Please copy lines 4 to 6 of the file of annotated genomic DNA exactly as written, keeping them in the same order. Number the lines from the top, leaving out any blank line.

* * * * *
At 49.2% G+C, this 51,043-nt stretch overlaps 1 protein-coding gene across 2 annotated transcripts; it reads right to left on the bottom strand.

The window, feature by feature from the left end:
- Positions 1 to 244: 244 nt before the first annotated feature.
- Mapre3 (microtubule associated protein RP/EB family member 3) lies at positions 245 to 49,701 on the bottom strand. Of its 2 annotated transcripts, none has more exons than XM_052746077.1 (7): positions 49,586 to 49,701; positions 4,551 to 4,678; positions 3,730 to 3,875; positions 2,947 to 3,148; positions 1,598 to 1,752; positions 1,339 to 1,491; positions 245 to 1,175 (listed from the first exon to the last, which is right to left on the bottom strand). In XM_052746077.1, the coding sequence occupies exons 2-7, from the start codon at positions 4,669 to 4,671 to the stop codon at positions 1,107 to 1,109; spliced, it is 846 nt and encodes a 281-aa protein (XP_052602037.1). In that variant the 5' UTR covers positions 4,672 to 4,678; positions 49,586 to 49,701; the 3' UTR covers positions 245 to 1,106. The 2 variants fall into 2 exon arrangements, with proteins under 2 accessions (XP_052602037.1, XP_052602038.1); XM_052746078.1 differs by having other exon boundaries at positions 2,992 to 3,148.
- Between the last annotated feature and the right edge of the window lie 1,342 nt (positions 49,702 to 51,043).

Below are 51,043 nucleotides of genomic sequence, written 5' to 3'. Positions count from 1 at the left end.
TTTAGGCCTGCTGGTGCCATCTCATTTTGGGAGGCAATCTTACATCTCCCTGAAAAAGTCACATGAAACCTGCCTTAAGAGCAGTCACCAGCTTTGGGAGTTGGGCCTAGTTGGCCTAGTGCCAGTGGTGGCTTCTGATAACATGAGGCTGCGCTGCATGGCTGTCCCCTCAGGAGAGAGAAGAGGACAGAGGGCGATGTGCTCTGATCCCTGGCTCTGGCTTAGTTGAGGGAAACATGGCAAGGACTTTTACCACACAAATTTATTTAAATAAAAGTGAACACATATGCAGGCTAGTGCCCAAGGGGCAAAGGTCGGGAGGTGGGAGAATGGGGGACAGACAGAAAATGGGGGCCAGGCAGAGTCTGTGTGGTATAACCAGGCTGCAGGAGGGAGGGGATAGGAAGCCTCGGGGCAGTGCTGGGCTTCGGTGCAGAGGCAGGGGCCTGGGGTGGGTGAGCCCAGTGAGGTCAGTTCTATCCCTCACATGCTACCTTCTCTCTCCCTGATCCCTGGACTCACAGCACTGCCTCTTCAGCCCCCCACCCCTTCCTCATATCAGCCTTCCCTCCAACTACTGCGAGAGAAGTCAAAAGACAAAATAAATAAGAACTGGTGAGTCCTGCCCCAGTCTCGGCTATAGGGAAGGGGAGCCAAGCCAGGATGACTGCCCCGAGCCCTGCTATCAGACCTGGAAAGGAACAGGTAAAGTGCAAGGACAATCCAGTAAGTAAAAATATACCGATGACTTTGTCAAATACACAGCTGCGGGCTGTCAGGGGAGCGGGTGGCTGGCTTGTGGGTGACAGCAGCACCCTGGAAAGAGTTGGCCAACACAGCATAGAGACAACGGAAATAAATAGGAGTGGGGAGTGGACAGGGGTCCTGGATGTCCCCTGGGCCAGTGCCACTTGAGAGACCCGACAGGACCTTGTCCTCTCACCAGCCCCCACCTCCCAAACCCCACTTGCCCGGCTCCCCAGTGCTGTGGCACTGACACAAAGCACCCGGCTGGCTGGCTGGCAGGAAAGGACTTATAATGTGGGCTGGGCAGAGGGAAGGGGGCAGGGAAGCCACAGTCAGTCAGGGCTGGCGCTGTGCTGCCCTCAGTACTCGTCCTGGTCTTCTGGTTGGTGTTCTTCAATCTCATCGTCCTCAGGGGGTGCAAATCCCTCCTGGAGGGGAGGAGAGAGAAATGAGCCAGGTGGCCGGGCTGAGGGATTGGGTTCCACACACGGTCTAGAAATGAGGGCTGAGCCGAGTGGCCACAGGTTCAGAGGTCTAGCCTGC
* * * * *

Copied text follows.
- Mapre3 (microtubule associated protein RP/EB family member 3) lies at positions 245 to 49,701 on the bottom strand. Of its 2 annotated transcripts, none has more exons than XM_052746077.1 (7): positions 49,586 to 49,701; positions 4,551 to 4,678; positions 3,730 to 3,875; positions 2,947 to 3,148; positions 1,598 to 1,752; positions 1,339 to 1,491; positions 245 to 1,175 (listed from the first exon to the last, which is right to left on the bottom strand). In XM_052746077.1, the coding sequence occupies exons 2-7, from the start codon at positions 4,669 to 4,671 to the stop codon at positions 1,107 to 1,109; spliced, it is 846 nt and encodes a 281-aa protein (XP_052602037.1). In that variant the 5' UTR covers positions 4,672 to 4,678; positions 49,586 to 49,701; the 3' UTR covers positions 245 to 1,106. The 2 variants fall into 2 exon arrangements, with proteins under 2 accessions (XP_052602037.1, XP_052602038.1); XM_052746078.1 differs by having other exon boundaries at positions 2,992 to 3,148.
- Between the last annotated feature and the right edge of the window lie 1,342 nt (positions 49,702 to 51,043).

Below are 51,043 nucleotides of genomic sequence, written 5' to 3'. Positions count from 1 at the left end.